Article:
Chapter

Things at the Edge of the World

RICHARD KEARNEY and KASCHA SEMONOVITCH

in Phenomenologies of the Stranger

Published by Fordham University Press

Published in print May 2011 | ISBN: 9780823234615
Published online September 2011 | e-ISBN: 9780823240722 | DOI: http://dx.doi.org/10.5422/fordham/9780823234615.003.0005

Series: Perspectives in Continental Philosophy

Things at the Edge of the World

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This chapter turns to liminal experiences, this time of “things at the edge of the world.” It reposes Martin Heidegger's question, What is a “thing”? Phenomenologically revealed, things open worlds and worlds within worlds. Through a “productive strangeness,” things at the edge of the world serve as sites that permit reversals and transformations. The chapter suggests we would perhaps do better to think of ourselves as involved in an event with these strange, other-than-human faces. After dismantling our paradigm of “things,” it moves on to provocatively address our presuppositions about the animal and human other. It also proposes an ethics of what it calls “fractalterity” that might emerge through such reversals and estrangements; this would be an ethos that safeguards strangeness. Finally, it addresses the neglected question of hospitality to others such as animals and purportedly “inanimate” objects, and asks when we legitimately, justly attribute a soul, a psyche, an interiority to the “thing.”.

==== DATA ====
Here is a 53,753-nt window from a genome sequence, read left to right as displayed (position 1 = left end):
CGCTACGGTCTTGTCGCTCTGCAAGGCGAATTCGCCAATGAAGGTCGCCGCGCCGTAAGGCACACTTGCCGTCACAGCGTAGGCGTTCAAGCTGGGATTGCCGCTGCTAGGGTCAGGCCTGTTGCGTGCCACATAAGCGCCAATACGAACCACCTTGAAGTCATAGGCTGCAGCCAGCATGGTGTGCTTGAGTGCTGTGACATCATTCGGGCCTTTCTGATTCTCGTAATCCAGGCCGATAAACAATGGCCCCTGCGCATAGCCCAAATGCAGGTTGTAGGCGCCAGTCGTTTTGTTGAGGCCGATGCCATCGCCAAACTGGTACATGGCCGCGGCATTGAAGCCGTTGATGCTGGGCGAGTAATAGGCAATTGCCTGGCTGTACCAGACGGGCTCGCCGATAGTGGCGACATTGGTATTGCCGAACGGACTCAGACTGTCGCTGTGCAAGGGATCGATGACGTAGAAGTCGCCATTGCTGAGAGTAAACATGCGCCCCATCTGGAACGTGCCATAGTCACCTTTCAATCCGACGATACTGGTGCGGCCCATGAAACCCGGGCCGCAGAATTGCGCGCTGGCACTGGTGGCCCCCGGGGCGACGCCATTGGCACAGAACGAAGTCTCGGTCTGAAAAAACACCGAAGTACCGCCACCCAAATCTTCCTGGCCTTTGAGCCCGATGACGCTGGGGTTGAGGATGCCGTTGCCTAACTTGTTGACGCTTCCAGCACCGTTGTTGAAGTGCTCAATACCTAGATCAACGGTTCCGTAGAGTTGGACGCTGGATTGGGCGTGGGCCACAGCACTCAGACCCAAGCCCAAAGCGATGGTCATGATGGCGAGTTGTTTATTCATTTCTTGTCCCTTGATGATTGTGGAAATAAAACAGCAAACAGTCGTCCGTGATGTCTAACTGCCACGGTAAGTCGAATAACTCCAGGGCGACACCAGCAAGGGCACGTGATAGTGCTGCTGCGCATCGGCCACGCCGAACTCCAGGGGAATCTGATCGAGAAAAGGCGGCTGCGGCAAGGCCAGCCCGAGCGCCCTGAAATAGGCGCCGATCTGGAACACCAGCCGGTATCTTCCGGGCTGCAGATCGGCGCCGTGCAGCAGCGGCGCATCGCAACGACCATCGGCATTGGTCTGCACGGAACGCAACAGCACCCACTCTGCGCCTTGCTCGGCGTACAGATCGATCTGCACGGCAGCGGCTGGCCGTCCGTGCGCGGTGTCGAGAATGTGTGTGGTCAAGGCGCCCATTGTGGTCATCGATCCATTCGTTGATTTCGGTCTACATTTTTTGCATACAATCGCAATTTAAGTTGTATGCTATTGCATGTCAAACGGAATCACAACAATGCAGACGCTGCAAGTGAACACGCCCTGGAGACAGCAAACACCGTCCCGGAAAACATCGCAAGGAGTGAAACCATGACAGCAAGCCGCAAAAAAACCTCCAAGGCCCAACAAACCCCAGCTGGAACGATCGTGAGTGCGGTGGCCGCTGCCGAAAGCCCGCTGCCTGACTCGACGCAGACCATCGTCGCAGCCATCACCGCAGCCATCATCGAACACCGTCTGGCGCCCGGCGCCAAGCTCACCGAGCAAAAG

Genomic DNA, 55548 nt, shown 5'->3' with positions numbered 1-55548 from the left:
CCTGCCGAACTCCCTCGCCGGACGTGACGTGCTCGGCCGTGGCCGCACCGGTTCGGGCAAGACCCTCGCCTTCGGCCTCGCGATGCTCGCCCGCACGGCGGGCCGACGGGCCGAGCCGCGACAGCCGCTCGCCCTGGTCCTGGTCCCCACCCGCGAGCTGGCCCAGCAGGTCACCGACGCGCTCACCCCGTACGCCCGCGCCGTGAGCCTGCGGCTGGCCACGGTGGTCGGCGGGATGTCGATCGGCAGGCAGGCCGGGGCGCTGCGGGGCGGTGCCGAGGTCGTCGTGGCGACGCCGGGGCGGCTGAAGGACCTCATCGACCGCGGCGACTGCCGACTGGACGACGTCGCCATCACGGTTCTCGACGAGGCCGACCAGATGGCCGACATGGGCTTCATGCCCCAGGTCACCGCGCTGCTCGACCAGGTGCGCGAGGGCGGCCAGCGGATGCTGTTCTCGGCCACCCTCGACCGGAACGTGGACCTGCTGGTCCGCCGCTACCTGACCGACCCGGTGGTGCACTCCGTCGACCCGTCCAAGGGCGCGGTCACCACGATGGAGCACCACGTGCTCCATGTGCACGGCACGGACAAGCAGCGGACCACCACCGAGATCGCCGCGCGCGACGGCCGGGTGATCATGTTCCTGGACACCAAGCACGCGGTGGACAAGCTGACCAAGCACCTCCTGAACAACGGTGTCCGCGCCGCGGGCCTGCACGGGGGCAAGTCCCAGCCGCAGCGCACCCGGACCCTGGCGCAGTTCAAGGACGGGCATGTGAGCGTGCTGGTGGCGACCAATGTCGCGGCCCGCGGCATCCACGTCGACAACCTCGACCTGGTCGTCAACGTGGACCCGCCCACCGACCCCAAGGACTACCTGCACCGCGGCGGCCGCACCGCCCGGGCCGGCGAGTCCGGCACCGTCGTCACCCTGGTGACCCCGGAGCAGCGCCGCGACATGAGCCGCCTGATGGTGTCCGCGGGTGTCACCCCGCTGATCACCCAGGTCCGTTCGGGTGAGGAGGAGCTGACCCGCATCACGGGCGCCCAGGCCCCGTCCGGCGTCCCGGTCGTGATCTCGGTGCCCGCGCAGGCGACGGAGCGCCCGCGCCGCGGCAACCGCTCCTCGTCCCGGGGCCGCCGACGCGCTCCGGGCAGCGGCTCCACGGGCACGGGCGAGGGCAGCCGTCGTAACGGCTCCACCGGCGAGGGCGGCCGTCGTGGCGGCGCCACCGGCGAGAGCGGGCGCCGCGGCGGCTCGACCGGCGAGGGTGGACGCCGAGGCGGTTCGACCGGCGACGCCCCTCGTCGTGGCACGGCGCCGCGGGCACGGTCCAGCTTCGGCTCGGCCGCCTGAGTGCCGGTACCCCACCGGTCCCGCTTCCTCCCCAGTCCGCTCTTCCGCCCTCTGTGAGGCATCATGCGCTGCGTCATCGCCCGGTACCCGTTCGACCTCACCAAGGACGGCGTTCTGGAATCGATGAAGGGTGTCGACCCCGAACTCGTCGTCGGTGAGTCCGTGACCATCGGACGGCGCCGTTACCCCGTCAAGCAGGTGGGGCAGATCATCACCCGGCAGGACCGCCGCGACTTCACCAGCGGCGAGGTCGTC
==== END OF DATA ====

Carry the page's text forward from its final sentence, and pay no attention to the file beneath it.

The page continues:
Keywords: Martin Heidegger; things; liminal experiences; edge of the world; productive strangeness; reversals; transformations; ethics; fractalterity; hospitality

Chapter.  5722 words. 

Subjects: Philosophy of Religion

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